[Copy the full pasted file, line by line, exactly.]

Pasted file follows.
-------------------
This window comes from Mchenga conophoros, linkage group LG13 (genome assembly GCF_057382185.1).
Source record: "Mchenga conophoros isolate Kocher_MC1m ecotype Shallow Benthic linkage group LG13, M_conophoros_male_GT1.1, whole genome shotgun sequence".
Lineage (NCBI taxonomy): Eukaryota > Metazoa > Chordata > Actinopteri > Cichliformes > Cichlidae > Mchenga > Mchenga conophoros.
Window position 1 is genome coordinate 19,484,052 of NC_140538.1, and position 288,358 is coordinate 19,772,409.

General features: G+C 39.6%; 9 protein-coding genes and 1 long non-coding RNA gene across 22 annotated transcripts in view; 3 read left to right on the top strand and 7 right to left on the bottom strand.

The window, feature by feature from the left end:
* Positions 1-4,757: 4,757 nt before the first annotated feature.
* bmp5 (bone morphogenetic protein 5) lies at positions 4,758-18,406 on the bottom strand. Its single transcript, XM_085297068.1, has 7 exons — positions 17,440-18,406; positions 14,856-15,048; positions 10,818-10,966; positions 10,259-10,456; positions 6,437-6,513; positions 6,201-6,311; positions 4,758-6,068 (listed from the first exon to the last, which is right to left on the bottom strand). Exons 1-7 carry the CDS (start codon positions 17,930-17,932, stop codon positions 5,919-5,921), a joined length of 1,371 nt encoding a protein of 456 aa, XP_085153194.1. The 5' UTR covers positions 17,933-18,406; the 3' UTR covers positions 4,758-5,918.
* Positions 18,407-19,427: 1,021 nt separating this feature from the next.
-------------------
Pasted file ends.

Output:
This window comes from Mchenga conophoros, linkage group LG13 (genome assembly GCF_057382185.1).
Source record: "Mchenga conophoros isolate Kocher_MC1m ecotype Shallow Benthic linkage group LG13, M_conophoros_male_GT1.1, whole genome shotgun sequence".
Lineage (NCBI taxonomy): Eukaryota > Metazoa > Chordata > Actinopteri > Cichliformes > Cichlidae > Mchenga > Mchenga conophoros.
Window position 1 is genome coordinate 19,484,052 of NC_140538.1, and position 288,358 is coordinate 19,772,409.

General features: G+C 39.6%; 9 protein-coding genes and 1 long non-coding RNA gene across 22 annotated transcripts in view; 3 read left to right on the top strand and 7 right to left on the bottom strand.

The window, feature by feature from the left end:
* Positions 1-4,757: 4,757 nt before the first annotated feature.
* bmp5 (bone morphogenetic protein 5) lies at positions 4,758-18,406 on the bottom strand. Its single transcript, XM_085297068.1, has 7 exons — positions 17,440-18,406; positions 14,856-15,048; positions 10,818-10,966; positions 10,259-10,456; positions 6,437-6,513; positions 6,201-6,311; positions 4,758-6,068 (listed from the first exon to the last, which is right to left on the bottom strand). Exons 1-7 carry the CDS (start codon positions 17,930-17,932, stop codon positions 5,919-5,921), a joined length of 1,371 nt encoding a protein of 456 aa, XP_085153194.1. The 5' UTR covers positions 17,933-18,406; the 3' UTR covers positions 4,758-5,918.
* Positions 18,407-19,427: 1,021 nt separating this feature from the next.